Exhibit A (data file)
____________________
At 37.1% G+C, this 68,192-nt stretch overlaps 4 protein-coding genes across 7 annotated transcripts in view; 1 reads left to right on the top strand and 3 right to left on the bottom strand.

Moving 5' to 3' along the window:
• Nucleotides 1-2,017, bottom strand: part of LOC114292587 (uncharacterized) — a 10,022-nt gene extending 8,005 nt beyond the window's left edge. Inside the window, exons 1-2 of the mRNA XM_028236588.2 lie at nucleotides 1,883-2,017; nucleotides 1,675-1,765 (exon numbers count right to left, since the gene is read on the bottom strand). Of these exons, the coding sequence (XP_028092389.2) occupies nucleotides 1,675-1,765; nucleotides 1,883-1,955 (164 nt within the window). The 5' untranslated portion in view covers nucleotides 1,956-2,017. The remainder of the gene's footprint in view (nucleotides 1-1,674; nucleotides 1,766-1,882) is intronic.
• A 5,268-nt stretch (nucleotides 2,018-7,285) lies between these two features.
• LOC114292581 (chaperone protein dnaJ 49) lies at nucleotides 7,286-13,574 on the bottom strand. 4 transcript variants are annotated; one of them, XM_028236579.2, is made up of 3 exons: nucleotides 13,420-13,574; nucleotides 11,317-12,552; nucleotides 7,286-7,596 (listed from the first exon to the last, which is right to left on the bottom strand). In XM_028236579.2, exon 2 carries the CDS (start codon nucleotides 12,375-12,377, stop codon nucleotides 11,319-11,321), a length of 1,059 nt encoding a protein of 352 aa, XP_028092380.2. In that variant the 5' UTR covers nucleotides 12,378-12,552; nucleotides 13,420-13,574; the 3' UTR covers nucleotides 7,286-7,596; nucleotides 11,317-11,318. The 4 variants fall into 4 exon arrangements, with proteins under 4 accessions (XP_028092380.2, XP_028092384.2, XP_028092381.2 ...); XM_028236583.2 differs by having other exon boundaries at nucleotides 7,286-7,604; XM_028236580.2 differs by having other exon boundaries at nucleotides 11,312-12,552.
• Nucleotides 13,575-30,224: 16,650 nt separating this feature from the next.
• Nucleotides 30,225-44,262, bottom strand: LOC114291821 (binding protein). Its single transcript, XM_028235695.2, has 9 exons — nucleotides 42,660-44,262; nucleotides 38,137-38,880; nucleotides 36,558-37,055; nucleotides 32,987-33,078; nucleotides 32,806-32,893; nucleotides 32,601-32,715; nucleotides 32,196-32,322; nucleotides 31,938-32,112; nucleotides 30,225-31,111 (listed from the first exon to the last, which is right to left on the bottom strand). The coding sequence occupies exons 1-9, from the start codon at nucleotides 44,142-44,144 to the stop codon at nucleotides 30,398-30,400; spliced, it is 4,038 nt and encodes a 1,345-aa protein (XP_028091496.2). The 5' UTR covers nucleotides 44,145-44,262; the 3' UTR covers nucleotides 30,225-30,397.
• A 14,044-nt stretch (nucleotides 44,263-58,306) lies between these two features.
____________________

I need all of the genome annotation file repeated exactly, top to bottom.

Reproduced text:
At 37.1% G+C, this 68,192-nt stretch overlaps 4 protein-coding genes across 7 annotated transcripts in view; 1 reads left to right on the top strand and 3 right to left on the bottom strand.

Moving 5' to 3' along the window:
• Nucleotides 1-2,017, bottom strand: part of LOC114292587 (uncharacterized) — a 10,022-nt gene extending 8,005 nt beyond the window's left edge. Inside the window, exons 1-2 of the mRNA XM_028236588.2 lie at nucleotides 1,883-2,017; nucleotides 1,675-1,765 (exon numbers count right to left, since the gene is read on the bottom strand). Of these exons, the coding sequence (XP_028092389.2) occupies nucleotides 1,675-1,765; nucleotides 1,883-1,955 (164 nt within the window). The 5' untranslated portion in view covers nucleotides 1,956-2,017. The remainder of the gene's footprint in view (nucleotides 1-1,674; nucleotides 1,766-1,882) is intronic.
• A 5,268-nt stretch (nucleotides 2,018-7,285) lies between these two features.
• LOC114292581 (chaperone protein dnaJ 49) lies at nucleotides 7,286-13,574 on the bottom strand. 4 transcript variants are annotated; one of them, XM_028236579.2, is made up of 3 exons: nucleotides 13,420-13,574; nucleotides 11,317-12,552; nucleotides 7,286-7,596 (listed from the first exon to the last, which is right to left on the bottom strand). In XM_028236579.2, exon 2 carries the CDS (start codon nucleotides 12,375-12,377, stop codon nucleotides 11,319-11,321), a length of 1,059 nt encoding a protein of 352 aa, XP_028092380.2. In that variant the 5' UTR covers nucleotides 12,378-12,552; nucleotides 13,420-13,574; the 3' UTR covers nucleotides 7,286-7,596; nucleotides 11,317-11,318. The 4 variants fall into 4 exon arrangements, with proteins under 4 accessions (XP_028092380.2, XP_028092384.2, XP_028092381.2 ...); XM_028236583.2 differs by having other exon boundaries at nucleotides 7,286-7,604; XM_028236580.2 differs by having other exon boundaries at nucleotides 11,312-12,552.
• Nucleotides 13,575-30,224: 16,650 nt separating this feature from the next.
• Nucleotides 30,225-44,262, bottom strand: LOC114291821 (binding protein). Its single transcript, XM_028235695.2, has 9 exons — nucleotides 42,660-44,262; nucleotides 38,137-38,880; nucleotides 36,558-37,055; nucleotides 32,987-33,078; nucleotides 32,806-32,893; nucleotides 32,601-32,715; nucleotides 32,196-32,322; nucleotides 31,938-32,112; nucleotides 30,225-31,111 (listed from the first exon to the last, which is right to left on the bottom strand). The coding sequence occupies exons 1-9, from the start codon at nucleotides 44,142-44,144 to the stop codon at nucleotides 30,398-30,400; spliced, it is 4,038 nt and encodes a 1,345-aa protein (XP_028091496.2). The 5' UTR covers nucleotides 44,145-44,262; the 3' UTR covers nucleotides 30,225-30,397.
• A 14,044-nt stretch (nucleotides 44,263-58,306) lies between these two features.